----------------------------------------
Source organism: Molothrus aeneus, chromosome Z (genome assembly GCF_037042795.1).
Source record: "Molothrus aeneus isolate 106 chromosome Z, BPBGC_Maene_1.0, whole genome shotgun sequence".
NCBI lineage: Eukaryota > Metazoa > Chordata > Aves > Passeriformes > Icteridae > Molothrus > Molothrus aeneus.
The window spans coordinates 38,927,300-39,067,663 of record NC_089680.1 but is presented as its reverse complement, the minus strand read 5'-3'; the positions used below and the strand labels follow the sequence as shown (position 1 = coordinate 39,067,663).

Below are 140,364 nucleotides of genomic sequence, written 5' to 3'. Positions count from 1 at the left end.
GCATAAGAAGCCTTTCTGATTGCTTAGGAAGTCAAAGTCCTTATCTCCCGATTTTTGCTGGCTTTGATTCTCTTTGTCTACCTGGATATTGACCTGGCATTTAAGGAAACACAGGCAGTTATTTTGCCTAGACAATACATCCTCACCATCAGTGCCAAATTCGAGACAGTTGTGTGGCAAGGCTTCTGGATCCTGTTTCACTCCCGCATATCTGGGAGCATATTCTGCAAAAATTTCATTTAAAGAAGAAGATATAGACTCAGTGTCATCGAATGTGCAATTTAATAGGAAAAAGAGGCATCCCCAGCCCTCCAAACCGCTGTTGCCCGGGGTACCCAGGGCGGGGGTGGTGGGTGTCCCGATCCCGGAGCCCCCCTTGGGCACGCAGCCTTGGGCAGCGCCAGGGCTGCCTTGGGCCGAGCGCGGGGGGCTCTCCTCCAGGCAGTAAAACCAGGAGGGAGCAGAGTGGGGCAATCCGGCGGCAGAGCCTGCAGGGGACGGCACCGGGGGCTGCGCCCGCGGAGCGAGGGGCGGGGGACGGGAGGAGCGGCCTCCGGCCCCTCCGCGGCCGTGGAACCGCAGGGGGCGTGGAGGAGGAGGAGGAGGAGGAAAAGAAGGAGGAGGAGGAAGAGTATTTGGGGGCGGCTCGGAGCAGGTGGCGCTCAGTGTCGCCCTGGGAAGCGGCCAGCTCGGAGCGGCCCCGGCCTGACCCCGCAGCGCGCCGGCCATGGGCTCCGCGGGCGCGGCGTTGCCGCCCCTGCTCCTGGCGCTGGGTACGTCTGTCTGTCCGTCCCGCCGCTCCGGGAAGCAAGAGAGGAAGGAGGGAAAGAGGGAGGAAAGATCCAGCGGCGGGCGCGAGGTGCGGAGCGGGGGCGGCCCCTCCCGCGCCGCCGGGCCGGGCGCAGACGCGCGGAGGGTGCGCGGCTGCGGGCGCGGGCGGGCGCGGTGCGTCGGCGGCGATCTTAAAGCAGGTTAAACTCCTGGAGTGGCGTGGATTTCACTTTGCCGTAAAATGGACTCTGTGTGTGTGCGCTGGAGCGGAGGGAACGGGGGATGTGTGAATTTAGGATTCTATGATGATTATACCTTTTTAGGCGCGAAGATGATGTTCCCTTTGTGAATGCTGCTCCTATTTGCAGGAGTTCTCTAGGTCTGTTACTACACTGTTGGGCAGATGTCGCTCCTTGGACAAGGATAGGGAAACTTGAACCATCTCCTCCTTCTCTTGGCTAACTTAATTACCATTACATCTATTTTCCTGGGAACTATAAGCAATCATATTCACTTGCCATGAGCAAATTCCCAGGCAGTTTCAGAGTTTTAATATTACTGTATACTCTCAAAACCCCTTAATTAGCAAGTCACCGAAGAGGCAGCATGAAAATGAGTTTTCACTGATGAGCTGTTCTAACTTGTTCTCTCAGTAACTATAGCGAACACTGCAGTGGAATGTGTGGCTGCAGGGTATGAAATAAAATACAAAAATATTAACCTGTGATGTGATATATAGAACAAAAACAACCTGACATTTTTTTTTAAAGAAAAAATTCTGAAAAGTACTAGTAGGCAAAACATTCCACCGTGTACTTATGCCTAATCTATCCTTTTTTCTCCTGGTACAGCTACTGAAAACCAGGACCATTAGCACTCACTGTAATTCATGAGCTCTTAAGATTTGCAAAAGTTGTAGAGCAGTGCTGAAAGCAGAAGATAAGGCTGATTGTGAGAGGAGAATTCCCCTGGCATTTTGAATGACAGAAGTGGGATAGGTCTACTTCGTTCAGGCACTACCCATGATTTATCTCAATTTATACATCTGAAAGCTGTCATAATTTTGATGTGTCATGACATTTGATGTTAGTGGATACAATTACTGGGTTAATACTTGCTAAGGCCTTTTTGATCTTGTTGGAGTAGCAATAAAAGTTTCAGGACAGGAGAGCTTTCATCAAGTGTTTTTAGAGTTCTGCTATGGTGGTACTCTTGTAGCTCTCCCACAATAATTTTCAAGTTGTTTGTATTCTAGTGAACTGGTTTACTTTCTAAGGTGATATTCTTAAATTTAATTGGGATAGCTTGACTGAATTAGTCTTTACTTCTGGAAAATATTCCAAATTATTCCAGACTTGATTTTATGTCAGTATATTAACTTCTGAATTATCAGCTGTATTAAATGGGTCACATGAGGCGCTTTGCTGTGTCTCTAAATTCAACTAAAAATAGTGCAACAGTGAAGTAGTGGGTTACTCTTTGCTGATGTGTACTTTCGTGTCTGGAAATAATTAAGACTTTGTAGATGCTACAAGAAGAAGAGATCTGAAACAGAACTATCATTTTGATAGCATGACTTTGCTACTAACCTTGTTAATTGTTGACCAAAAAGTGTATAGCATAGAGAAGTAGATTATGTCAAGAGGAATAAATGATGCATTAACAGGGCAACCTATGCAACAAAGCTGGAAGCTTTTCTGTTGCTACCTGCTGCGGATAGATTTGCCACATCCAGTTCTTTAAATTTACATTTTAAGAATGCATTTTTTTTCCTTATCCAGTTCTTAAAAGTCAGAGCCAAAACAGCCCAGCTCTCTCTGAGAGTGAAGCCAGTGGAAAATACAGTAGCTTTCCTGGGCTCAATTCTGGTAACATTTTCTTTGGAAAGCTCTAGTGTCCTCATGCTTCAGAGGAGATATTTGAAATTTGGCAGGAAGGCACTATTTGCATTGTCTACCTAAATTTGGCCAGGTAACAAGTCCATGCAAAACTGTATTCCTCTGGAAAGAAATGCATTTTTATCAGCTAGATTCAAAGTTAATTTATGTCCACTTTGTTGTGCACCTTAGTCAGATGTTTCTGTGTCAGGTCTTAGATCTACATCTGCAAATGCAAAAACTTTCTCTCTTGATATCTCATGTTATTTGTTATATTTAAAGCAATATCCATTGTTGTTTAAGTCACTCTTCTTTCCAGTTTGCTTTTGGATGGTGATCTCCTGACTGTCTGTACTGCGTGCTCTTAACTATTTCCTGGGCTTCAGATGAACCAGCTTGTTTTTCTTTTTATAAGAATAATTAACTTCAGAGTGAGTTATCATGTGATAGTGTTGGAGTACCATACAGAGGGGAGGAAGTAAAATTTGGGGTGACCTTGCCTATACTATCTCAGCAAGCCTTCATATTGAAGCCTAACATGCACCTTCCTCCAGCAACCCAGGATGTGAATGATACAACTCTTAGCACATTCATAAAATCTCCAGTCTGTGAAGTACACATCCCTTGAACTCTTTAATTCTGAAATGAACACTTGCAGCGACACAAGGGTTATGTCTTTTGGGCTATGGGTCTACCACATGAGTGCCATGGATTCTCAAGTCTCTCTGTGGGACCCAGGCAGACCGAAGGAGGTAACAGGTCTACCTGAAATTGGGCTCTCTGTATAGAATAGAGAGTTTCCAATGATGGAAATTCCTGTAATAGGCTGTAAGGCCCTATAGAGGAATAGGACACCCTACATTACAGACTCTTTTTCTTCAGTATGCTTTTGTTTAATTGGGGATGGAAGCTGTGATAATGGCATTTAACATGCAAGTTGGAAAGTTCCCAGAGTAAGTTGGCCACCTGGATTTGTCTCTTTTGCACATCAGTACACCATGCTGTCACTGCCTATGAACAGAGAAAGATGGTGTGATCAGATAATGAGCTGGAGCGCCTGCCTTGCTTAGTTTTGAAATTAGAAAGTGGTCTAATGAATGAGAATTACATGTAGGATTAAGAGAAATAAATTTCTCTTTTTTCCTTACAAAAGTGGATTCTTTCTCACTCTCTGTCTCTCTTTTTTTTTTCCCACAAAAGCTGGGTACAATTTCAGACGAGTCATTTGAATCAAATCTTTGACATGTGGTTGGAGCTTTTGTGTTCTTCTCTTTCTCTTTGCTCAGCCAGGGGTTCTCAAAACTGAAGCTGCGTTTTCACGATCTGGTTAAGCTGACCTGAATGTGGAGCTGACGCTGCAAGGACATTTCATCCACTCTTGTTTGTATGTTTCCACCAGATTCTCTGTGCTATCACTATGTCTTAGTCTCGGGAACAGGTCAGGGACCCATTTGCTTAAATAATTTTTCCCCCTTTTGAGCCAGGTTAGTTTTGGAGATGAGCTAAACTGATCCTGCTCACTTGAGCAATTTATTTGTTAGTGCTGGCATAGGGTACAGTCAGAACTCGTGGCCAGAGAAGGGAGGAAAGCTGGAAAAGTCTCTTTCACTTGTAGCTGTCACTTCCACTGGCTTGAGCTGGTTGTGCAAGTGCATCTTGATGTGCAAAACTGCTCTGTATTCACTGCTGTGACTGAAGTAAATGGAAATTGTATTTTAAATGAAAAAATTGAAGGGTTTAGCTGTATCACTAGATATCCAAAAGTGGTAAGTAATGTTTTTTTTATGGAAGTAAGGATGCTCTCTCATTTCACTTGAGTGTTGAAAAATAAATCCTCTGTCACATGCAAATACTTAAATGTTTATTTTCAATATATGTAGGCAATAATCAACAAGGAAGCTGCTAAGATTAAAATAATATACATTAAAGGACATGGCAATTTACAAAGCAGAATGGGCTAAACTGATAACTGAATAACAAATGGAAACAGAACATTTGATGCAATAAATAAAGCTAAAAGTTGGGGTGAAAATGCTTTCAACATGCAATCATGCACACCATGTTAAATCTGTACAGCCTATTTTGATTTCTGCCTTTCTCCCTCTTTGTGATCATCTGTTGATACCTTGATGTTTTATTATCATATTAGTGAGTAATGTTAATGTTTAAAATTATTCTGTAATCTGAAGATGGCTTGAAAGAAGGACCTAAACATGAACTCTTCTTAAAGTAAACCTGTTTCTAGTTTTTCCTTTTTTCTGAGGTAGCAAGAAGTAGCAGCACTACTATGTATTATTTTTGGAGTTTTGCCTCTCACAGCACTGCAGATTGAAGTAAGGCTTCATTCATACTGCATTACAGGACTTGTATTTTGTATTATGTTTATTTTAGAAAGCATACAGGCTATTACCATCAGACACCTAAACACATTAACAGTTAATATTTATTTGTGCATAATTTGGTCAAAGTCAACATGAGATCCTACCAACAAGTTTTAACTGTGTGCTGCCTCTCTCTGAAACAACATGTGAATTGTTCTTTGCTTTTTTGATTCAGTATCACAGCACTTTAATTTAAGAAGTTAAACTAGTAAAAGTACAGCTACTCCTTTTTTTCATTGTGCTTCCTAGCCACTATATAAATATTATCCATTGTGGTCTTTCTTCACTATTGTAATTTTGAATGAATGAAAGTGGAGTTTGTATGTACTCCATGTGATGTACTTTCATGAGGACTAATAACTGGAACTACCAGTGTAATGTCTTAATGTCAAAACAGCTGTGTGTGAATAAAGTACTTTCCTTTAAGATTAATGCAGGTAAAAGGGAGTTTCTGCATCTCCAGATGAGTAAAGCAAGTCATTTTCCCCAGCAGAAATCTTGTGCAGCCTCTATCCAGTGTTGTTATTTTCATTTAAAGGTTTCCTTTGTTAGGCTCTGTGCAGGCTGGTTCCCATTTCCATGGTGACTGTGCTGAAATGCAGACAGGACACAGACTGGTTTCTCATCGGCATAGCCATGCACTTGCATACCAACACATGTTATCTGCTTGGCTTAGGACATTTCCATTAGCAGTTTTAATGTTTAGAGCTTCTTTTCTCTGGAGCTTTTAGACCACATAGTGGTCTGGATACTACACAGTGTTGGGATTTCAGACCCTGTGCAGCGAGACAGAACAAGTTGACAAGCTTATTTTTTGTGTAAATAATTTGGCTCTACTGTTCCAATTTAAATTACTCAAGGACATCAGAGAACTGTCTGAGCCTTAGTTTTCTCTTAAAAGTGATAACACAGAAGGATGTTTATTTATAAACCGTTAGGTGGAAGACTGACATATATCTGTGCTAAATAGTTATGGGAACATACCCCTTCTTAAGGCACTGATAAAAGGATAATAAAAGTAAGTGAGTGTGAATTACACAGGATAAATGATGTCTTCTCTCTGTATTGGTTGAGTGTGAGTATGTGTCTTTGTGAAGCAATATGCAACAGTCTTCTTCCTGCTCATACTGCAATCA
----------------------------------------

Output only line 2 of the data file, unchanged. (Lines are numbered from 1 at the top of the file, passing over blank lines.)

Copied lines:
Source record: "Molothrus aeneus isolate 106 chromosome Z, BPBGC_Maene_1.0, whole genome shotgun sequence".